In this interview with ABC News senior White House correspondent Martha Raddatz, Brookings senior fellow and Saban Center for Middle East Policy director Martin Indyk discusses the state of the Mideast and U.S. policies in the region. Indyk focuses on several key issues, including Palestinian-Israeli peace negotiations, the ascendance of Iran, the future of the U.S. mission in Iraq and its regional consequences, among others.
According to Indyk, over seven years of U.S. inaction on the Mideast peace process has significantly undermined previous advances in the Arab-Israeli dynamic. As a result, Indyk says, both the Israelis and Palestinians have become much less able to make the compromises needed to achieve a final negotiated settlement. Indyk warns that a two-state solution is in “danger of slipping away.”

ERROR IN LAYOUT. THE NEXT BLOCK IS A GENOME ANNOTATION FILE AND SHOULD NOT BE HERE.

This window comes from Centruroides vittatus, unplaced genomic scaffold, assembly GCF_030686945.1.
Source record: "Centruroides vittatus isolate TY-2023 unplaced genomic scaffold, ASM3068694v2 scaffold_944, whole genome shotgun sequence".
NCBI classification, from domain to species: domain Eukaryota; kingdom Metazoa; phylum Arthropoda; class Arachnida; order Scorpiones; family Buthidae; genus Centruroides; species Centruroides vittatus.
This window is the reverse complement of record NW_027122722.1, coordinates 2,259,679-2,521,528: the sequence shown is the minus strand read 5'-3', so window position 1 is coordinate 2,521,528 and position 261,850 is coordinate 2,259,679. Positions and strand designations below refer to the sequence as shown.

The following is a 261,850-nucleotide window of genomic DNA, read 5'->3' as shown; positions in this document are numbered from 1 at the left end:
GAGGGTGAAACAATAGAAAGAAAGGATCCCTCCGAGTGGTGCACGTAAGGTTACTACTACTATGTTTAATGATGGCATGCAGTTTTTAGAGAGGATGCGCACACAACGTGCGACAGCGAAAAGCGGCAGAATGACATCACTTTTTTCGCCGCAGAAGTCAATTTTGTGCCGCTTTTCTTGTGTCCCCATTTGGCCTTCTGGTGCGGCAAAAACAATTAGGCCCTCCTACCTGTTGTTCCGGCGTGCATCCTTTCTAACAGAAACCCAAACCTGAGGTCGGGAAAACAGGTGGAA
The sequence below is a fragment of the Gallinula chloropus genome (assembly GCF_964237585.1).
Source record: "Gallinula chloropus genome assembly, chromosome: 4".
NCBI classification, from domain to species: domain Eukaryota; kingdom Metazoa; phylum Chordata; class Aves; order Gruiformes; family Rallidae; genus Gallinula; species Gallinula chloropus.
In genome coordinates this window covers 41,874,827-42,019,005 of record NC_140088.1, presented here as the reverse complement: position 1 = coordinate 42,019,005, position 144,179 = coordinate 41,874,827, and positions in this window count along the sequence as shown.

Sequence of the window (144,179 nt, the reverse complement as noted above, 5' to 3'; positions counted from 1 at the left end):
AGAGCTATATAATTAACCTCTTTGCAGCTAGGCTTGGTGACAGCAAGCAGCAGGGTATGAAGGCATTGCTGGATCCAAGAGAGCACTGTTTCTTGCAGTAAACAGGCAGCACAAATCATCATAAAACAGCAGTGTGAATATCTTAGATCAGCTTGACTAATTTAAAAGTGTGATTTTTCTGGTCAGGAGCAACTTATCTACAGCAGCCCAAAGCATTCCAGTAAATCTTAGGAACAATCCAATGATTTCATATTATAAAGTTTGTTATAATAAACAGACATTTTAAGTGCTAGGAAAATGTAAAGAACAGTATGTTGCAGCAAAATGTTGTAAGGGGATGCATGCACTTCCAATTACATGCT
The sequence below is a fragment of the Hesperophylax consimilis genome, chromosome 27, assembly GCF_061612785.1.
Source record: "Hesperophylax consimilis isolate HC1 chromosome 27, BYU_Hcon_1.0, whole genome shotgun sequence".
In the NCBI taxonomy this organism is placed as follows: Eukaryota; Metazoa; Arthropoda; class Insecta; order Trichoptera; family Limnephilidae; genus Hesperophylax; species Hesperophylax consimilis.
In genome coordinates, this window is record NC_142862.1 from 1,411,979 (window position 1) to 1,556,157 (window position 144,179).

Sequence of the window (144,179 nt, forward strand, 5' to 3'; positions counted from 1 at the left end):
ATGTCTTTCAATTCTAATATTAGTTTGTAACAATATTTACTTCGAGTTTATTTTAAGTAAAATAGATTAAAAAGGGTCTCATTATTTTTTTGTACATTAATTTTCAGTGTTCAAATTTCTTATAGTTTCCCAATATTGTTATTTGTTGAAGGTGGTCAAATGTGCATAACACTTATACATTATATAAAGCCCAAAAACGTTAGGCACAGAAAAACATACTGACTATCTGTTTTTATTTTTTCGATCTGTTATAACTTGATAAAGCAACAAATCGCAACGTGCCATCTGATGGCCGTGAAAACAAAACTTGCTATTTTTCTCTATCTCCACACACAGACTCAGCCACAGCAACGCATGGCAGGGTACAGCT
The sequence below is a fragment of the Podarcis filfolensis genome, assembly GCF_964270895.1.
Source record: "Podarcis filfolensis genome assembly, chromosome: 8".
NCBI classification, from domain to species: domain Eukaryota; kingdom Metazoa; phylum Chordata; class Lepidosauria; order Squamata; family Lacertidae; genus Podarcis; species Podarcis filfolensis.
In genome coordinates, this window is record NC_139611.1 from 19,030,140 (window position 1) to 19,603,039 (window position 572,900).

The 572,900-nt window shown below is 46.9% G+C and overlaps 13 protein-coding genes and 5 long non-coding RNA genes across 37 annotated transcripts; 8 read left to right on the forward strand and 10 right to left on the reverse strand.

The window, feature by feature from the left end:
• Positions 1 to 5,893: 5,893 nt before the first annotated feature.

While the parties are unlikely to achieve a peace treaty by the end of the Bush Administration, Indyk says that the president at a minimum needs to pass on a functioning peace process to his successor. “That would be a signal contribution to our interests in the Middle East,” according to Indyk.
Back to Balancing the Middle East », by Martin Indyk and Tamara Cofman Wittes
Watch Brookings experts discuss provocative issues with ABC News senior White House correspondent Martha Raddatz in Opportunity 08’s On the Issues series. The video dialogues will examine the topics that are important to our nation and the world and are shaping the presidential campaign.
Congress is mulling all kinds of legislation to defund the UN... there is a real convergence between Israeli populism and American populism, which if translated into policy could also have geostrategic implications.